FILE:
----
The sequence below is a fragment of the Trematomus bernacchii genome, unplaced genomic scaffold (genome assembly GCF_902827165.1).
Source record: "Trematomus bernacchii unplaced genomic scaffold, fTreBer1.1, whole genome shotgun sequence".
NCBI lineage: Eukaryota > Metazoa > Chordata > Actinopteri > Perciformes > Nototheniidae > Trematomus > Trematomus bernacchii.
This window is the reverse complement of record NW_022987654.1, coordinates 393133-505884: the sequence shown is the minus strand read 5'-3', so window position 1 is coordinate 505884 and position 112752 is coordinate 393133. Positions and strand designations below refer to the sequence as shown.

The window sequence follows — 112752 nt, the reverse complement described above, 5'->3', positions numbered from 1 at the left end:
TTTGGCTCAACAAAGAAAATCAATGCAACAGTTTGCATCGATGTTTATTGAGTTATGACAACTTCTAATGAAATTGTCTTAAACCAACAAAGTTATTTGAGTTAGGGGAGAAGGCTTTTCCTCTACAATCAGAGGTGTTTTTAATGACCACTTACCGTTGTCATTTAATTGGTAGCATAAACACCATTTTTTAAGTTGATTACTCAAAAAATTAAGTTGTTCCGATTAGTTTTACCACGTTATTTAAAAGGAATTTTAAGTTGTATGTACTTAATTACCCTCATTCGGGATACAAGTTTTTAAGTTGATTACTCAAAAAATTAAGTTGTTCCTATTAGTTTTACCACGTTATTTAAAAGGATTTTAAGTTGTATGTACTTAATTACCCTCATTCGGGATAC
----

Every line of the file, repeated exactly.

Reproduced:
The sequence below is a fragment of the Trematomus bernacchii genome, unplaced genomic scaffold (genome assembly GCF_902827165.1).
Source record: "Trematomus bernacchii unplaced genomic scaffold, fTreBer1.1, whole genome shotgun sequence".
NCBI lineage: Eukaryota > Metazoa > Chordata > Actinopteri > Perciformes > Nototheniidae > Trematomus > Trematomus bernacchii.
This window is the reverse complement of record NW_022987654.1, coordinates 393133-505884: the sequence shown is the minus strand read 5'-3', so window position 1 is coordinate 505884 and position 112752 is coordinate 393133. Positions and strand designations below refer to the sequence as shown.

The window sequence follows — 112752 nt, the reverse complement described above, 5'->3', positions numbered from 1 at the left end:
TTTGGCTCAACAAAGAAAATCAATGCAACAGTTTGCATCGATGTTTATTGAGTTATGACAACTTCTAATGAAATTGTCTTAAACCAACAAAGTTATTTGAGTTAGGGGAGAAGGCTTTTCCTCTACAATCAGAGGTGTTTTTAATGACCACTTACCGTTGTCATTTAATTGGTAGCATAAACACCATTTTTTAAGTTGATTACTCAAAAAATTAAGTTGTTCCGATTAGTTTTACCACGTTATTTAAAAGGAATTTTAAGTTGTATGTACTTAATTACCCTCATTCGGGATACAAGTTTTTAAGTTGATTACTCAAAAAATTAAGTTGTTCCTATTAGTTTTACCACGTTATTTAAAAGGATTTTAAGTTGTATGTACTTAATTACCCTCATTCGGGATAC